Innovative practice - Building blocks

9th December 2011 at 00:00
Pupils discover the construction industry by designing their own eco-friendly classroom

The background

"I guess it all came from my disillusionment and disappointment with my industry and with education," says Alison Watson, the founder of Classofyourown. In 2009, Ms Watson gave up her job as a land surveyor to set up the charity, which aims to teach children about the importance of the construction industry and the wide range of opportunities available in it.

"I couldn't believe it," she explains. "There were all these wonderful school buildings but the kids knew nothing about them." More generally, she felt that children "didn't have a clue about professionals in construction".

The project

Classofyourown provides workshops in secondary schools around the country, introducing children to the responsibilities and skills involved in running an environmentally friendly design company. Pupils fill the roles of managing directors, marketing managers, architects, surveyors and landscape designers as they draw up plans for an eco-friendly classroom.

If schools then want to build the classroom for real, they can: Accrington Academy in Lancashire is in the early stages of construction on a building designed by pupils in 2009.

On top of these individual projects, Classof-yourown has launched its "Design, Engineer, Construct" curriculum after a two-year pilot scheme run in 10 schools. At the end of the curriculum, pupils receive a diploma accredited by Edexcel through its project framework. The curriculum asks students to create a sustainable building. They have to tackle the same challenges faced by professionals and apply science, technology, engineering and mathematics to real-world problems. Work has also started on creating a full BTEC course.

"The biggest challenge for us has been to overcome the stigma attached to the construction industry" explains Ms Watson. "There was one grammar school that said to us, 'Our kids don't want to do a course in construction, it's not academic', and that is entirely not the case."

Classofyourown aims to show children that a job in construction is something to strive for, Ms Watson says. "We want to create aspirations, working with universities to inspire kids." Pupils receive half a GCSE at the end of the course - and "when you're 11 or 12 that's like having a PhD". Ms Watson adds that the project gives children "genuinely future-proof skills" as the construction industry is the largest employer in the world.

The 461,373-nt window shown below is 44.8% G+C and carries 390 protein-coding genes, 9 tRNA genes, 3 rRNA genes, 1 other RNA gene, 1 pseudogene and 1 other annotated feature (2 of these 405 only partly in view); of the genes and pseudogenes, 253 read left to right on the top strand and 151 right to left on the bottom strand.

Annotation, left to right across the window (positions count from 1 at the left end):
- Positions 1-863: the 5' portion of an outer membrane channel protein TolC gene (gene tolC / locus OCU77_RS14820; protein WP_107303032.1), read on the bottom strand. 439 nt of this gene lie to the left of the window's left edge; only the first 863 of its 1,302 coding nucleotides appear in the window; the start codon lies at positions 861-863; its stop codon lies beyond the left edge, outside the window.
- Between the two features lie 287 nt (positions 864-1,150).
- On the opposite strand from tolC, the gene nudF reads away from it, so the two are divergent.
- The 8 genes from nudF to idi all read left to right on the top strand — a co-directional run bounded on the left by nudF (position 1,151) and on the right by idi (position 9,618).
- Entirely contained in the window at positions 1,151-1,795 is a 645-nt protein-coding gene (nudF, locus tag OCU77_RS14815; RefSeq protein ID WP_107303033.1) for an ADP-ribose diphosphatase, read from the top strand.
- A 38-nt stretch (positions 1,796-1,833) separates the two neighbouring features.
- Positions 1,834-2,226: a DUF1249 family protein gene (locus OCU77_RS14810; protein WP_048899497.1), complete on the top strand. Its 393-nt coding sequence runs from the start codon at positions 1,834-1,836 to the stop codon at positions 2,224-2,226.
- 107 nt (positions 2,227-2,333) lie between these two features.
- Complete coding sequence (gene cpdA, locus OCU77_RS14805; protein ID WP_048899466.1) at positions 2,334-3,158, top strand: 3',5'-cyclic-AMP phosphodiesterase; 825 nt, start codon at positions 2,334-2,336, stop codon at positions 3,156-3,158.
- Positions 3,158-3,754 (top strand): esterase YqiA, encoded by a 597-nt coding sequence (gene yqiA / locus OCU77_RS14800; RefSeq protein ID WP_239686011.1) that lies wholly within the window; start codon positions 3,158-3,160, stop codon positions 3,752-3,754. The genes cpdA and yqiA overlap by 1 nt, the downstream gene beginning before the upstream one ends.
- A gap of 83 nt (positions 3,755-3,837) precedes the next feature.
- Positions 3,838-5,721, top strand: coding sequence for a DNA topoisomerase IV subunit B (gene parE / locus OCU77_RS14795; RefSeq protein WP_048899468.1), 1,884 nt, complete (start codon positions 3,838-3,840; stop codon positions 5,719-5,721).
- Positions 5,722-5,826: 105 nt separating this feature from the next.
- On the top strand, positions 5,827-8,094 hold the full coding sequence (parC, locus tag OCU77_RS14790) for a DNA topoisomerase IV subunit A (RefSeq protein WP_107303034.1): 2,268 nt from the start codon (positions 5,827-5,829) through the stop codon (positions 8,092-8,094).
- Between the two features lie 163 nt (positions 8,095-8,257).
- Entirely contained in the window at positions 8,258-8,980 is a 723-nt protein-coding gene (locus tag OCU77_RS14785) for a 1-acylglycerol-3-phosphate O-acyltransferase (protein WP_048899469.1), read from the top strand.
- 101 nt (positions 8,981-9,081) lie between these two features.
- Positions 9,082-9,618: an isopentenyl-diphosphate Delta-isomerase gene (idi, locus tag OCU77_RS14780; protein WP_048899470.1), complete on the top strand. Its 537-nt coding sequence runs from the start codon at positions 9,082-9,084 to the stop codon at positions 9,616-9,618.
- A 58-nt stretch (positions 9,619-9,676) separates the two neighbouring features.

The pupil-led projects are different from those funded by the now-scrapped Building Schools for the Future (BSF) scheme, which stressed that students should be involved in the different phases of construction. "There are some very good examples (of BSF projects), but they are few and far between," Ms Watson says. "The 10 or 12 gifted and talented kids in the lead team might sit down with an architect for an hour. But a lot of it, from the contractor's point of view, was just ticking the box."

Tips from the scheme

- Do not panic. It is quite straightforward.

- Let the pupils do the talking.

Evidence that it works?

Classofyourown has received positive feedback and endorsements from the schools that have opted to use it. Eamon Robinson, design and technology teacher at Blessed Trinity RC College in Lancashire, says it has been "priceless" to see pupils involved in renovating a Grade II-listed schoolhouse. He adds that the experience has been rewarding for staff, himself included, as he got to see "real enthusiasm from the kids - and I know that this could set them up for life".

THE PROJECT

Approach: Helping pupils design their own sustainable construction project to show them the variety of opportunities available in the construction industry

Started: 2009

Leader: Alison Watson, founder of charity Classofyourown.

http:classofyourown.com.

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